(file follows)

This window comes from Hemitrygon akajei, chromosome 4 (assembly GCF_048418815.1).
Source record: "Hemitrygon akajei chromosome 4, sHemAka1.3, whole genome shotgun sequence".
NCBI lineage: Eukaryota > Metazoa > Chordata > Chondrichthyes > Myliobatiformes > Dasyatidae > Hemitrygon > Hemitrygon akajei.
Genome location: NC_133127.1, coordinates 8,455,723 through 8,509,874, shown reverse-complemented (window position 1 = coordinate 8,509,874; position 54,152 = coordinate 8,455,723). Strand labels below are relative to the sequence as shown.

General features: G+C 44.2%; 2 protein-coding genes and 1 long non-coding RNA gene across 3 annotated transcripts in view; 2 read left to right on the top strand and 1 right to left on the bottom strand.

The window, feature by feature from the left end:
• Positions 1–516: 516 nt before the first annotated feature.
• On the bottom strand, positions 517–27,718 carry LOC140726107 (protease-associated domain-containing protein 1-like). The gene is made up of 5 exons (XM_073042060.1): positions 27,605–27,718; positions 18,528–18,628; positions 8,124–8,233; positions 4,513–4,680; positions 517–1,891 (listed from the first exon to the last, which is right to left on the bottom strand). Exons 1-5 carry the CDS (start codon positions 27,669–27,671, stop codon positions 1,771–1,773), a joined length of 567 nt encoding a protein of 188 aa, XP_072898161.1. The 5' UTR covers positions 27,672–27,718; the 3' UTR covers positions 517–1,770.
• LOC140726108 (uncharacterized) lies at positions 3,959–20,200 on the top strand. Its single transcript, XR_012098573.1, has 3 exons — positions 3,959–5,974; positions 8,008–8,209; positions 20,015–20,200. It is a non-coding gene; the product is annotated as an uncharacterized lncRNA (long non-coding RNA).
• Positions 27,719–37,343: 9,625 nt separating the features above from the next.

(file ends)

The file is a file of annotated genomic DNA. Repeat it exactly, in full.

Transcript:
This window comes from Hemitrygon akajei, chromosome 4 (assembly GCF_048418815.1).
Source record: "Hemitrygon akajei chromosome 4, sHemAka1.3, whole genome shotgun sequence".
NCBI lineage: Eukaryota > Metazoa > Chordata > Chondrichthyes > Myliobatiformes > Dasyatidae > Hemitrygon > Hemitrygon akajei.
Genome location: NC_133127.1, coordinates 8,455,723 through 8,509,874, shown reverse-complemented (window position 1 = coordinate 8,509,874; position 54,152 = coordinate 8,455,723). Strand labels below are relative to the sequence as shown.

General features: G+C 44.2%; 2 protein-coding genes and 1 long non-coding RNA gene across 3 annotated transcripts in view; 2 read left to right on the top strand and 1 right to left on the bottom strand.

The window, feature by feature from the left end:
• Positions 1–516: 516 nt before the first annotated feature.
• On the bottom strand, positions 517–27,718 carry LOC140726107 (protease-associated domain-containing protein 1-like). The gene is made up of 5 exons (XM_073042060.1): positions 27,605–27,718; positions 18,528–18,628; positions 8,124–8,233; positions 4,513–4,680; positions 517–1,891 (listed from the first exon to the last, which is right to left on the bottom strand). Exons 1-5 carry the CDS (start codon positions 27,669–27,671, stop codon positions 1,771–1,773), a joined length of 567 nt encoding a protein of 188 aa, XP_072898161.1. The 5' UTR covers positions 27,672–27,718; the 3' UTR covers positions 517–1,770.
• LOC140726108 (uncharacterized) lies at positions 3,959–20,200 on the top strand. Its single transcript, XR_012098573.1, has 3 exons — positions 3,959–5,974; positions 8,008–8,209; positions 20,015–20,200. It is a non-coding gene; the product is annotated as an uncharacterized lncRNA (long non-coding RNA).
• Positions 27,719–37,343: 9,625 nt separating the features above from the next.